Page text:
Aghvan Hovsepian, one of Armenia’s most powerful and controversial law-enforcement officials, resigned on Monday one month after the dramatic change of the country’s government.
Hovsepian, 65, has headed the Investigative Committee ever since its establishment in 2014. The law-enforcement agency comprises former police and Defense Ministry divisions conducting criminal investigations.
Hovsepian announced his resignation at a meeting with Investigative Committee officials. An official statement on the meeting did not quote him as giving any reason for his decision.
“I want to thank all those with whom I have worked in the law-enforcement system for 45 years,” he was reported to tell his subordinates. “I want to thank you. We have worked together for nearly four years.”
Hovsepian defended his track record, claiming that the Investigative Committee has become an independent body legally protected against undue influence from the government, prosecutors, courts and other state bodies. He expressed hope that his successor will maintain this “independence.”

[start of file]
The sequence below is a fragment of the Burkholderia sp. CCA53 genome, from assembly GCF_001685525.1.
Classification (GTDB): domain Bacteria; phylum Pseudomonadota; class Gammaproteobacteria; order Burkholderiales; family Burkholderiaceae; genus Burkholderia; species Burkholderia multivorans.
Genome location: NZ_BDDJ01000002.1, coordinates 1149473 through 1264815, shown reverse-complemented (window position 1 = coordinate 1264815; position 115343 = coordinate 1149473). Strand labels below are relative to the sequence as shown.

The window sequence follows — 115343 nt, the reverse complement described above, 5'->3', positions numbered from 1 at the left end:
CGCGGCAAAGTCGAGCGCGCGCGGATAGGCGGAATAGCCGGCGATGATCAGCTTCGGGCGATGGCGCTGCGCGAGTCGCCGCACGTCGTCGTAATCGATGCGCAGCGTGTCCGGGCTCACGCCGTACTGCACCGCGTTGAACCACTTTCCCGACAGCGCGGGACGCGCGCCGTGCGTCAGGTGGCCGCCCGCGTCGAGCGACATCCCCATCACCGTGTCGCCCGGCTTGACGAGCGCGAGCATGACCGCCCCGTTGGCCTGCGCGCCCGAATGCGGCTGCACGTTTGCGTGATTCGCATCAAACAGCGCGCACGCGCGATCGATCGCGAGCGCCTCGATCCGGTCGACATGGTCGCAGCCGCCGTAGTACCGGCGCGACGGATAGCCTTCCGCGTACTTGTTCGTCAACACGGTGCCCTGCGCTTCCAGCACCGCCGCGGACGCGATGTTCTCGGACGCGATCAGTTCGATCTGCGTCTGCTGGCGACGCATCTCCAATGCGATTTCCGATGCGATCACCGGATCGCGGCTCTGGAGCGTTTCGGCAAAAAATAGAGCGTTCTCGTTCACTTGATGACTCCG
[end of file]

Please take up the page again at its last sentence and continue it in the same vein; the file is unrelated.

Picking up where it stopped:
Hovsepian also urged investigators to steer clear of “politics.” “But this doesn’t mean that you should stay away from public life,” he said.
The head of another Armenian law-enforcement agency, the Special Investigative Service (SIS), likewise stepped down on June 6. Vahram Shahinian cited the “existing circumstances” in a letter of resignation submitted to Prime Minister Nikol Pashinian. The SIS is primarily tasked with prosecuting state officials accused of abuse of power.
Also resigning last week was Arman Mkrtumian, head of the Court of Cassation, Armenia’s highest body of criminal and civil justice. Lawyers had for years accused him of restricting judicial independence.
Mkrtumian and Hovsepian were widely regarded as key pillars of the former ruling regime swept from power by a wave of mass protests led by Pashinian.
Hovsepian served as Armenia’s prosecutor-general from 1998-1999 and 2004-2013. He was appointed in 2014 to run the newly created Investigative Committee by then President Serzh Sarkisian.
Throughout his long tenure Hovsepian was dogged by allegations of serious human rights violations voiced by opposition and civic groups. As chief prosecutor, he also played a key role in government crackdowns on the opposition, notably the deadly suppression of 2008 post-election protests in Yerevan. Dozens of opposition members, including Pashinian, were jailed on controversial charges at the time.